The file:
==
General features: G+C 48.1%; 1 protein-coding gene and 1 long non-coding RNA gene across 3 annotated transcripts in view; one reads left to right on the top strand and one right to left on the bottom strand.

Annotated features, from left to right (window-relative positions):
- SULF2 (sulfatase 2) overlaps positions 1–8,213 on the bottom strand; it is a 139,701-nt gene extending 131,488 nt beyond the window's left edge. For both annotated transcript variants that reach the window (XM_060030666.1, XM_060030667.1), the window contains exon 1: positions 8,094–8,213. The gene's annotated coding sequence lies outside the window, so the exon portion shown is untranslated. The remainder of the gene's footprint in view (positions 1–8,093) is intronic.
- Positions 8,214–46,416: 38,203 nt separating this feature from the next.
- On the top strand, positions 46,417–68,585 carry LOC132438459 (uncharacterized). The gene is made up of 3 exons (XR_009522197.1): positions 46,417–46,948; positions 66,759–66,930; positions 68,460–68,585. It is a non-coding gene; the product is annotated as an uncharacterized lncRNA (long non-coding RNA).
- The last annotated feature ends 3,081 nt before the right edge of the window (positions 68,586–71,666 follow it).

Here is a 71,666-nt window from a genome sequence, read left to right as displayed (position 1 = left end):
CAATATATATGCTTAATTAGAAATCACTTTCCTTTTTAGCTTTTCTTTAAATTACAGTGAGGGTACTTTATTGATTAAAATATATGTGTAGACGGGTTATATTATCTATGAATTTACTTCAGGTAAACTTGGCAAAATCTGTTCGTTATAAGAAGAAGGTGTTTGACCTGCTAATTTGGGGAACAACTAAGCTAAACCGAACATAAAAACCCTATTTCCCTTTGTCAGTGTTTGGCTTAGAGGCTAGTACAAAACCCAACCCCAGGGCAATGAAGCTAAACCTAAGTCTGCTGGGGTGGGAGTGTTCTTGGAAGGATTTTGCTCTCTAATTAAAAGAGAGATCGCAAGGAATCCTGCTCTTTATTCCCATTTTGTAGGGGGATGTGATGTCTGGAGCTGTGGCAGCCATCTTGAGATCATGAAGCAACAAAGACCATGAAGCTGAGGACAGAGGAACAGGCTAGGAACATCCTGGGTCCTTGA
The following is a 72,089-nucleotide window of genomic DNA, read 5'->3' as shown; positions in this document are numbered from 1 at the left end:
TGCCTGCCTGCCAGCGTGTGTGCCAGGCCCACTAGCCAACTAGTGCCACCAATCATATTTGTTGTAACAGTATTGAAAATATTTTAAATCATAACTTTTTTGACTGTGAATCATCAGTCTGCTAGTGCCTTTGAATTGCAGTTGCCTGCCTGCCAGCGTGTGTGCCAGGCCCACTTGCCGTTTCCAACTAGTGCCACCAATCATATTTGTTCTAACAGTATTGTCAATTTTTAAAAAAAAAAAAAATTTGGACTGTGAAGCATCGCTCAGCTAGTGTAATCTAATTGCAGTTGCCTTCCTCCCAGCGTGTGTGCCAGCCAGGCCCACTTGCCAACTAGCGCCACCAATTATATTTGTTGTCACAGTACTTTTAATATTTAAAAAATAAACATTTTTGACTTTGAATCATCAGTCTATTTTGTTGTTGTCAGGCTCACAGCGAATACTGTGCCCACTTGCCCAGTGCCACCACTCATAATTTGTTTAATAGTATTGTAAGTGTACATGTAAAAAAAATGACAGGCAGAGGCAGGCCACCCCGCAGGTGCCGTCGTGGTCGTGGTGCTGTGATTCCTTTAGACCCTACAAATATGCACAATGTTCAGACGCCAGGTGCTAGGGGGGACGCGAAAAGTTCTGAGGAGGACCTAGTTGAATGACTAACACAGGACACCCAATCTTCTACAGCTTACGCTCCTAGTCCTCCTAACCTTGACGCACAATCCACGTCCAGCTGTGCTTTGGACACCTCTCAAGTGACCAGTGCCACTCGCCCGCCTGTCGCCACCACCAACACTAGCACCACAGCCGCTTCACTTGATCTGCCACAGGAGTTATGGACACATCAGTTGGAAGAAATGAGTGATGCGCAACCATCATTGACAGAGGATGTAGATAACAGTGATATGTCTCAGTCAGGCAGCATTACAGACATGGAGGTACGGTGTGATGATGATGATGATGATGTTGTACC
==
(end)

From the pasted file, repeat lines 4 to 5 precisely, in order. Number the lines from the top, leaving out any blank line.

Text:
- Positions 8,214–46,416: 38,203 nt separating this feature from the next.
- On the top strand, positions 46,417–68,585 carry LOC132438459 (uncharacterized). The gene is made up of 3 exons (XR_009522197.1): positions 46,417–46,948; positions 66,759–66,930; positions 68,460–68,585. It is a non-coding gene; the product is annotated as an uncharacterized lncRNA (long non-coding RNA).